LITTLE ROCK, Ark. – Sixty-five years ago, Sunday, 9 black teenagers entered Central High School as it became on of the first schools in Little Rock to desegregate.
We know them as the Little Rock Nine.
“Central High School, Arkansas, in 57′, nine stood tall,” said one member of the Little Rock Nine, Minnijean Brown.
“Between the ages of 13 and 16 had a chance to try and change the world,” said Ernest Green.
Sunday marked the anniversary of the first day those nine teenagers attended their first full day at Central High School.
“Six girls and three boys,” said one member of the Little Rock Nine, Ernest Green.
“Lead the way in the face of history, they changed our fate,” stated Minnijean Brown.
Their actions, resulted in desegregation in Little Rock public schools.
Ernest Green said, “nine of us all took kind of the same internal oath that we thought we were doing the right thing by transferring to central”.
“Challenged a system, a non-violent fight,” said Brown.
After all those years, their names will be remembered forever.
“Changed the future, changed our nation,” stated Brown.
By having the street in front of the high school be re-named after them.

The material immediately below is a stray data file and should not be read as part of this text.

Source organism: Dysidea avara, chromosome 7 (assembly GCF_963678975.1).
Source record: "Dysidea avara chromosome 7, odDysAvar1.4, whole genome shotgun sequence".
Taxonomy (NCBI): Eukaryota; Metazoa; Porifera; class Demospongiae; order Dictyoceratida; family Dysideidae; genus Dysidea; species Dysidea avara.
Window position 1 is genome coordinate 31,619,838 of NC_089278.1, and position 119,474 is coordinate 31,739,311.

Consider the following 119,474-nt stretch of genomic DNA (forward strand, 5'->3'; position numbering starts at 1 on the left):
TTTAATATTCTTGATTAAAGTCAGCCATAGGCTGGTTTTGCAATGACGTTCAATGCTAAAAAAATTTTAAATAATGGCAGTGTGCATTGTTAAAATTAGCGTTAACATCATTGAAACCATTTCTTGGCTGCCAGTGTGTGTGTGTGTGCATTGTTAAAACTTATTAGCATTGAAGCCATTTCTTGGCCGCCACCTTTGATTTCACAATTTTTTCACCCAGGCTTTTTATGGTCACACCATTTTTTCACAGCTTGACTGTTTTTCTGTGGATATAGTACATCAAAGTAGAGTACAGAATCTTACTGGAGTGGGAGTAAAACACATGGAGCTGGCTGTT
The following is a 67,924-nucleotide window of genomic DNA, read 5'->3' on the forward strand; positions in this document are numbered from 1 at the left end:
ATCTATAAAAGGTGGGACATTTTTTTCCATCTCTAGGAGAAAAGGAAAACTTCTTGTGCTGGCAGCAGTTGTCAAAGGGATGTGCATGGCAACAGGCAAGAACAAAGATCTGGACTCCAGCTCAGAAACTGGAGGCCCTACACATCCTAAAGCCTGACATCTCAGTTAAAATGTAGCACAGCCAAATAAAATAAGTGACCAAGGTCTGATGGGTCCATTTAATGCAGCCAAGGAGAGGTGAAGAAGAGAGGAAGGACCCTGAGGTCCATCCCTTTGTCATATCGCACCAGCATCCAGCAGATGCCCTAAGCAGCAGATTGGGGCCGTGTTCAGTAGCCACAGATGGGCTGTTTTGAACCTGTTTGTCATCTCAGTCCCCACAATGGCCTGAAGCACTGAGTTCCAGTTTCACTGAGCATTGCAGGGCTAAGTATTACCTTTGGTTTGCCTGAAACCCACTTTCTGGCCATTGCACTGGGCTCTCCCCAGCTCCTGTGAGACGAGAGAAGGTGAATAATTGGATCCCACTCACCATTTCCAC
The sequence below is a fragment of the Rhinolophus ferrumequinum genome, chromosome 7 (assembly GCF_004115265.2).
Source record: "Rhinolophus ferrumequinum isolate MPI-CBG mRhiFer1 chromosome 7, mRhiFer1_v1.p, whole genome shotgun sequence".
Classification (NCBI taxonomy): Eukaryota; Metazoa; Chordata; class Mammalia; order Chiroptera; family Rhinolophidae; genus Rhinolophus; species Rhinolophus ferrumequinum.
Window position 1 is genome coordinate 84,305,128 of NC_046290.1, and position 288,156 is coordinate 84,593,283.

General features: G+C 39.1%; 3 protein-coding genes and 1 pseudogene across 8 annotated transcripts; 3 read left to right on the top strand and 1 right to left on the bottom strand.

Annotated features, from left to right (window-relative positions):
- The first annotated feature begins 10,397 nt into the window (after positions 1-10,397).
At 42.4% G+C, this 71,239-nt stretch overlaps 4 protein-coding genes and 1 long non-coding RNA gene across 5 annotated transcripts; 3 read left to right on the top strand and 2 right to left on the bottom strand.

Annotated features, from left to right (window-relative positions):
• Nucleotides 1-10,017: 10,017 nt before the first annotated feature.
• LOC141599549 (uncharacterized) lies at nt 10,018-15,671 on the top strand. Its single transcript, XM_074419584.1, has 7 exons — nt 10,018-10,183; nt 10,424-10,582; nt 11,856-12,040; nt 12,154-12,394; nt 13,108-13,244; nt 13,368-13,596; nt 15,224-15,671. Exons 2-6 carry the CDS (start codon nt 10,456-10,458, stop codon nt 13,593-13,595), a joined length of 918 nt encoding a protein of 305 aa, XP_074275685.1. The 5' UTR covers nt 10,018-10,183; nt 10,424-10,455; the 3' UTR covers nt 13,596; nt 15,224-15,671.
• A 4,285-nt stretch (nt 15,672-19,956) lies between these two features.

“It’s not every day I have streets named after me so ugh, that too is a big accomplishment,” said Green.
Minnijean Brown said, “we were harassed every day, inspiring, brave, we turned away, heads held high we walked the halls, and I walked like I belonged…oh yes like I belonged”.
Sunday, seven of the nine gave remarks about their experiences.
“Ordinary people can do extraordinary things, don’t be silent, don’t be afraid, you may be someone’s hope someday,” stated Brown.
They were joined by former President Bill Clinton.
Bill Clinton said, “here’s what I want you to ask yourself, what in God’s name were we thinking, denying these people the lives that they lived?”
“Here we are with president Bill Clinton, the Gov, the mayor, and I didn’t see any of that my first week at Central,” said Ernest Green.
Ernest Green shared about how he was the first black student to graduate from Central High School.
“There may be one other person in the world who MLK attended their graduation,” and “the recognition that I completed that year, made me feel that I did the right thing early on in the year and that high school was what it should be, the beginning, not the end,” stated Green.